The German Federal Supreme Court has clarified that a cease and desist order includes an obligation on the Defendant to request the return of infringing products

Different German Higher Regional Courts have disagreed on this, but by a decision of 29 September 2016, published on 10 January 2017, the German Federal Supreme Court has now confirmed that, in the absence of any indication to the contrary, a cease and desist order is to be interpreted to mean that the obligations not only include the obligation to refrain from distributing the infringing products in the future but also the obligation to take action, if possible and reasonable, to remove what the courts called the “status of disturbance”. In this case, the German Federal Supreme Court considered it possible and reasonable for the Defendant to request the customers to return the infringing products, even if they had no legal claim against the customers to recall the products.

The prerequisite is the continued “status of disturbance” – which is regularly the case when infringing products have been sold and are available on the market. The obligation to refrain from distributing the infringing products also implies an obligation to request the return of these products if that is the only way the cease and desist order can be fulfilled. However, steps to be taken to remove the existence of “disturbance” must be possible and reasonable.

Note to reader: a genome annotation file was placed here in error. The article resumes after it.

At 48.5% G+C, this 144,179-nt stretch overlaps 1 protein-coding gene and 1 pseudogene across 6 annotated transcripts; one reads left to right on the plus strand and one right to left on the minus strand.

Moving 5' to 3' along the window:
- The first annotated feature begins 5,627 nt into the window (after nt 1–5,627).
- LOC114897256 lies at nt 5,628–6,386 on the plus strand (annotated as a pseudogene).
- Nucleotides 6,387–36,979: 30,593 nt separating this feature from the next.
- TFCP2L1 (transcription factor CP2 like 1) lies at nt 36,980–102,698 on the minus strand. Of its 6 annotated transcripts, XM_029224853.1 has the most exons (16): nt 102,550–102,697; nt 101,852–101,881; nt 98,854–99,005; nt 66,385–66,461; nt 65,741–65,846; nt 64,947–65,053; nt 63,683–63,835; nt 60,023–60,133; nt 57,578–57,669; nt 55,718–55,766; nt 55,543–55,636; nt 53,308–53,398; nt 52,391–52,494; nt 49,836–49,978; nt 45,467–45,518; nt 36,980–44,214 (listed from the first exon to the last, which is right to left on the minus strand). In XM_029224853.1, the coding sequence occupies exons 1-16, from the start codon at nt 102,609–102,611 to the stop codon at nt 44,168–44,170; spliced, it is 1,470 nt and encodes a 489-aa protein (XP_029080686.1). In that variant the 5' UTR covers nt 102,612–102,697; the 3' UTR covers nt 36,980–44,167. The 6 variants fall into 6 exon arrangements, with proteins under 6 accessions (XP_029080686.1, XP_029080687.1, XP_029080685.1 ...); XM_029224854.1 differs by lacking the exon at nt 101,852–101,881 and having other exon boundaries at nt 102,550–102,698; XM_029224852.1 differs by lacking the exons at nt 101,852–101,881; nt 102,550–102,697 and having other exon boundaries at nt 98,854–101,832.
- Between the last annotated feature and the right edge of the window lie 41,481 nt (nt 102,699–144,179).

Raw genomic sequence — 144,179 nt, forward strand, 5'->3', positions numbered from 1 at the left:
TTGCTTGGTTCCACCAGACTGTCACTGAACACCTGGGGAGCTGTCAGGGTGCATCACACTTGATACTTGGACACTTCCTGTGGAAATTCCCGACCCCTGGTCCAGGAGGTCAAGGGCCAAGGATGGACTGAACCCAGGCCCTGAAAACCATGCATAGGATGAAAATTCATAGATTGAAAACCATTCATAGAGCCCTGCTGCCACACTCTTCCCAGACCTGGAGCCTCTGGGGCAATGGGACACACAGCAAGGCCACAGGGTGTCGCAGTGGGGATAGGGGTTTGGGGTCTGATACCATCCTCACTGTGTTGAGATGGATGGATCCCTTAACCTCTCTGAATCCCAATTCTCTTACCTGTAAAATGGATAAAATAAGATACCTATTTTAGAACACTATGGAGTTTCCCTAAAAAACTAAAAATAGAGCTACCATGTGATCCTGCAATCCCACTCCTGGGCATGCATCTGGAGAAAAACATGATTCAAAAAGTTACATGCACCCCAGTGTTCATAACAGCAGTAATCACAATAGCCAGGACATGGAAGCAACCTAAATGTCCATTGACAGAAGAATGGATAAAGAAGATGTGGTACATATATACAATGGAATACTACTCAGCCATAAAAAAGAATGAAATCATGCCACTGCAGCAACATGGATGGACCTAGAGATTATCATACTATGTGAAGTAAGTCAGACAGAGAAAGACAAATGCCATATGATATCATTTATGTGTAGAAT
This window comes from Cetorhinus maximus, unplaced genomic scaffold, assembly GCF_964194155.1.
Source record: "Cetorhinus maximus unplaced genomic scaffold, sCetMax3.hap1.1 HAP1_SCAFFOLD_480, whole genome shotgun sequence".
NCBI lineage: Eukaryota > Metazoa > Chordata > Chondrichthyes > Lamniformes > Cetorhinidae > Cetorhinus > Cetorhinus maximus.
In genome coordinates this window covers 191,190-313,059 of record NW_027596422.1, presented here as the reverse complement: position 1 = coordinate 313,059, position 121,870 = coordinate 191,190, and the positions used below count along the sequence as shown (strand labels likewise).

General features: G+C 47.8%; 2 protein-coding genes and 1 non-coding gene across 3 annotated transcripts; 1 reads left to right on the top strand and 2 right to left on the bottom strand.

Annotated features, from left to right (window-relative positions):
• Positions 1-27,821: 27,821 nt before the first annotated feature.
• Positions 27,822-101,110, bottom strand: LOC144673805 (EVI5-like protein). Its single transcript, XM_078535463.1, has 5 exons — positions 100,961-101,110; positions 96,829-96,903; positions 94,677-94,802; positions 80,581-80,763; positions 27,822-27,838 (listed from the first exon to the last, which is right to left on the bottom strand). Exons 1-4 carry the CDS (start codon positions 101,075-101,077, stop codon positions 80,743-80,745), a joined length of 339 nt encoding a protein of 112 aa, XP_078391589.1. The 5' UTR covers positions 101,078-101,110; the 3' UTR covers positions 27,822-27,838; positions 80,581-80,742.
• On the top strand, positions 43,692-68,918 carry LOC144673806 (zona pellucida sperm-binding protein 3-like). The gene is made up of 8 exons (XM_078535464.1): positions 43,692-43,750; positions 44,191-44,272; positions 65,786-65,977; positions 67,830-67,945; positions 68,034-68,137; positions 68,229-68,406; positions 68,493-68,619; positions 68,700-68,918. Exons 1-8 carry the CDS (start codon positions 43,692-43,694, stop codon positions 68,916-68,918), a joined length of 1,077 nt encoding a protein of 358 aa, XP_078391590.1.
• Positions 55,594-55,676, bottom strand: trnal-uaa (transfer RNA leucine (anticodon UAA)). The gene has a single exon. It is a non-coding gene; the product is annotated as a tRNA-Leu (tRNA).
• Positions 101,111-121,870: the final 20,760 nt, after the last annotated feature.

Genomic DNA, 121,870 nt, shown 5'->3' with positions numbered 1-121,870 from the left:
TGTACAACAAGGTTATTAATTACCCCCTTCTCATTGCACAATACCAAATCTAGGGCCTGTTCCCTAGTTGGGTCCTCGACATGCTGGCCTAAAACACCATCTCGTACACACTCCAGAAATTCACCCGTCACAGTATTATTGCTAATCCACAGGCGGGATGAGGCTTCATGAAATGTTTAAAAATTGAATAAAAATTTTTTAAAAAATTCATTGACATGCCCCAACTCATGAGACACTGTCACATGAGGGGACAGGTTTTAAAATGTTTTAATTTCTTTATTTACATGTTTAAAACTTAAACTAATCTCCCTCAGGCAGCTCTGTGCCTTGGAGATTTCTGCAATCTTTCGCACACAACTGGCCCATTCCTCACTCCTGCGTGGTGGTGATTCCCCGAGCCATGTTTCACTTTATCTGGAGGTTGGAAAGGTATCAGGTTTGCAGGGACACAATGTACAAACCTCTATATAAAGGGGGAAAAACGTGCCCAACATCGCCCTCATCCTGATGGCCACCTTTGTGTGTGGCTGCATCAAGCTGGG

The German Federal Supreme Court also stated that the claim for cease and desist and the claim for a recall of products exist independently of each other.

Practical comment:

The decision of the German Federal Supreme Court is clearly advantageous for trade mark owners. Only the claim not to infringe has to be asserted and the trade mark owner can wait to see if the Defendant recalls or requests the return of the infringing products. If this does not happen, the Claimant can apply to the Court that the Defendant should pay a fine. For Defendants, the decision of the German Federal Supreme Court therefore raises a number of practical questions, such as whether, as a precautionary measure, the infringing products should always be recalled, even if it is not known whether the trade mark owner also wants products to be recalled or not.

Ref: I ZB 34/15